Don't pack a lip with that shrapnel-flavored snuff

Bring it in, take a knee, drink some water. You need to read this before you start popping that little can and getting a pinch — there’s a recall on Copenhagen, Skoal and Husky, which sucks, we know, but might save you some additional mouth pain.

It’s one thing to mix MRE instant coffee or Rip It powder in with your dip. But potentially mixing shrapnel in is quite another.

Is there some JDAM in there? (DoD photo)

Since four to five times as many military members use smokeless tobacco as their civilian counterparts (and given an average DoD expenditure of more than $1.6 billion per year on tobacco-related medical care), we reckon this is a warning that oughta get out there.

The recall comes from the U.S. Smokeless Tobacco Co., a subsidiary of Altria Group Inc. It’s a voluntary recall, applying to all products coming out of its Franklin Park facility in Illinois. Among them are a number of the company’s most popular products, including Cope Long Cut Straight (overseas military only), Skoal Long Cut Wintergreen (overseas military only) and about three dozen other flavors.

According to Altria…

“USSTC initiated the recall after receiving eight consumer complaints of foreign metal objects, including sharp metal objects, found in select cans. In each case, the object was visible to the consumer and there have been no reports of consumer injury. Complaints have been received from consumers in Indiana, Texas, North Carolina, Tennessee, Wisconsin and Ohio.”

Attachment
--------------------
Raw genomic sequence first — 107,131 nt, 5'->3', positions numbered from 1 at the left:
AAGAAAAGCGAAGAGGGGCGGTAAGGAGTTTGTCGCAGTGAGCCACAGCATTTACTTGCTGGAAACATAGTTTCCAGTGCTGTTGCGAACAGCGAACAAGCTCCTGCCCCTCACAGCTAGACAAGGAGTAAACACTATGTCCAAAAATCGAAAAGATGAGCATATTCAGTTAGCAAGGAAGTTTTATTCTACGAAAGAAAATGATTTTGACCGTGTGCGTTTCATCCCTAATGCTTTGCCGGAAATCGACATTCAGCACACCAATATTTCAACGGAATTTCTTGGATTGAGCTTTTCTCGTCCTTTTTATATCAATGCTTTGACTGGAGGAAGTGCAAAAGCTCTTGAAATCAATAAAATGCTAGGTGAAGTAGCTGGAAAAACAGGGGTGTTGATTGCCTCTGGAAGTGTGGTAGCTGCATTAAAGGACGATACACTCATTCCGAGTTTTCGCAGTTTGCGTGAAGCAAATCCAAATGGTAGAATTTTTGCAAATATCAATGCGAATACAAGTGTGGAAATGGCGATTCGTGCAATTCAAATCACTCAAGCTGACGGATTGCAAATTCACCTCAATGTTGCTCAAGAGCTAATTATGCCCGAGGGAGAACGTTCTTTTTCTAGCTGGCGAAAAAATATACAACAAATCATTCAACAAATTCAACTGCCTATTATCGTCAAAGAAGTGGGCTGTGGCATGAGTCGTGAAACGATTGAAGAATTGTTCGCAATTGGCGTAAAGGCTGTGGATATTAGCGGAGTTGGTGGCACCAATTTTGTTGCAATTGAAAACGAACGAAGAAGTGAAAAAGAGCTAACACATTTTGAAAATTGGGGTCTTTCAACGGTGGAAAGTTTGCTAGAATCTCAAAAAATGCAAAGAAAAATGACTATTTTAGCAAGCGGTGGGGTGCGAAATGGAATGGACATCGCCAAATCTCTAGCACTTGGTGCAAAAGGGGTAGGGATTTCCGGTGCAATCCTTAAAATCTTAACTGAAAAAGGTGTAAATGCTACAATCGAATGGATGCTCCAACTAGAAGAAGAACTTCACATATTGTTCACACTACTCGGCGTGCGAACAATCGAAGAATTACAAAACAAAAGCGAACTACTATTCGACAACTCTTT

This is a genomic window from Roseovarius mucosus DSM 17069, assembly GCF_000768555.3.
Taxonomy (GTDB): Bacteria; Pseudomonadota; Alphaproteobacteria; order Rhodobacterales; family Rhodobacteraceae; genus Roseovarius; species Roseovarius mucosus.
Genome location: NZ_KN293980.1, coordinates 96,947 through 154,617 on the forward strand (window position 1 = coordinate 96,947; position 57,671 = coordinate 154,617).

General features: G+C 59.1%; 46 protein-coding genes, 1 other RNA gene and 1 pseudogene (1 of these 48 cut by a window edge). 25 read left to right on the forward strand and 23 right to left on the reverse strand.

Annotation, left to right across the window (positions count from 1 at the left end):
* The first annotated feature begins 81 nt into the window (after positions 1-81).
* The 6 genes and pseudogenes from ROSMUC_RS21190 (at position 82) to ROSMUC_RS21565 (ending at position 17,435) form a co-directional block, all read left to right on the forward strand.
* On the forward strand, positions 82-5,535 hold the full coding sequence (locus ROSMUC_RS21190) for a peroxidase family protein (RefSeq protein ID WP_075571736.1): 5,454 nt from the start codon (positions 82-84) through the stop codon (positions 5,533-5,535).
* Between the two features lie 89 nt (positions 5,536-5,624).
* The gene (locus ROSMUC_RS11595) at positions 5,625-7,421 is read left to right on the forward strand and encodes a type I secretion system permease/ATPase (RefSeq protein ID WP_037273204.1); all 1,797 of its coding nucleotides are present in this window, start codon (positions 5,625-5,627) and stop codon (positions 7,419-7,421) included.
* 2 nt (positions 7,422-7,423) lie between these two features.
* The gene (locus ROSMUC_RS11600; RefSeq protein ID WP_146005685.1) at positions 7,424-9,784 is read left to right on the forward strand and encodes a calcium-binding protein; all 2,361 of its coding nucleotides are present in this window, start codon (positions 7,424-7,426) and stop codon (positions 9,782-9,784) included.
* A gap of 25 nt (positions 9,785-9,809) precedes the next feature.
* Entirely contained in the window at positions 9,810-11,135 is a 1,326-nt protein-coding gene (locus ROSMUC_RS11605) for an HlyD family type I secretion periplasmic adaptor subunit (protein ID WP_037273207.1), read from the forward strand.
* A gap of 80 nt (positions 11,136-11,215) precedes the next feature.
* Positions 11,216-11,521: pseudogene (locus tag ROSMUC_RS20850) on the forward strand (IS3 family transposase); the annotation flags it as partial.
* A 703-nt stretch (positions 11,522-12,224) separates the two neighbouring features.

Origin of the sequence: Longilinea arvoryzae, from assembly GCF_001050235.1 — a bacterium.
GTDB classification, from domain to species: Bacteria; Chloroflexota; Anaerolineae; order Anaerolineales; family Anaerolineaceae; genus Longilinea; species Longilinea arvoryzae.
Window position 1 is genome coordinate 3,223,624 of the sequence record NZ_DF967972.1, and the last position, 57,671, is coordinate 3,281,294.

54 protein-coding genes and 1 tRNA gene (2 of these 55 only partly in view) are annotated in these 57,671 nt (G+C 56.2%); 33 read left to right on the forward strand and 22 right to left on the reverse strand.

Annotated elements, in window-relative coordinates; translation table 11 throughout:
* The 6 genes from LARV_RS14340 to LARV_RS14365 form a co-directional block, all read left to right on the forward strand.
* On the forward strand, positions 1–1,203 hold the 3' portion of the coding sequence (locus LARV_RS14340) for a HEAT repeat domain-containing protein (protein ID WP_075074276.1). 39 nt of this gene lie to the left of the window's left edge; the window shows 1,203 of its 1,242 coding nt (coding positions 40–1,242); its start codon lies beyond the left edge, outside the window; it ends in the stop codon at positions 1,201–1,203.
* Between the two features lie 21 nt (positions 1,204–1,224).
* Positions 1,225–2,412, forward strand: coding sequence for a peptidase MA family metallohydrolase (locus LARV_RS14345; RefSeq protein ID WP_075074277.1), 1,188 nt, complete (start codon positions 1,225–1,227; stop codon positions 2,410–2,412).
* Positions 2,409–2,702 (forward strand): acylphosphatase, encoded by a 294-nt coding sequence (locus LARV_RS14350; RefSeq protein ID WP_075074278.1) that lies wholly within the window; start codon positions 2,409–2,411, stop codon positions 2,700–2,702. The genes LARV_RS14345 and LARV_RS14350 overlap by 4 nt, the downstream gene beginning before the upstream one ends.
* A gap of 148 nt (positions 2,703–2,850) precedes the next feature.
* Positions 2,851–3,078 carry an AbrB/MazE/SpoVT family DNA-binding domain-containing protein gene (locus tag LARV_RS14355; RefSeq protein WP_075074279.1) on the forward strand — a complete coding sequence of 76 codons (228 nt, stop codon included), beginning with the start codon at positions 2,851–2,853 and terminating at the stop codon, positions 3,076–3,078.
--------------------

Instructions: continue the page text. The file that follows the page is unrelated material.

The FDA is apparently aware of the complaints and the voluntary recall and is investigating.

Chances are if you’ve ever served, you’ve either used “smokeless tobacco” — i.e. snuff — or worked alongside or deployed with someone who has. Its use is ubiquitous, in both line and support units. The Millenium Cohort Study of 2012 made the relationship between combat and smokeless tobacco use very clear.

Overall, troops who were deployed but did not see combat were almost one-third more likely to take up a smokeless tobacco habit than their non-deployed counterparts. Those odds were two-thirds to three-quarters higher for troops who were in combat or who deployed multiple times.

DoD wide tobacco use in the military has declined since an Iraq War high, but it’s still far higher than the general civilian population and continues despite numerous measures taken discourage or even forbid it. Such regs as AFI 40–102, SECNAV 5100.13E, Army Regulation 600-63, and numerous local regulations like the one below for gyrenes are in place, but their impact is fairly anemic.

(5) Use of smokeless tobacco is prohibited during briefings, meetings, classes, formations, inspections, and while on watch. (6) The expectoration of smokeless tobacco waste is confined to heads within government buildings aboard this installation. The expectoration of smokeless tobacco waste within or from government vehicles is not permitted.

The reasons for that are many, and doubtless require little articulation here…stress relief, boredom, a boost to stay awake during long hours and night operations are the most often cited.

As long as assorted chumps are shooting at us in faraway places, that’s not likely to change either.

You can find further details in this press release from Altria.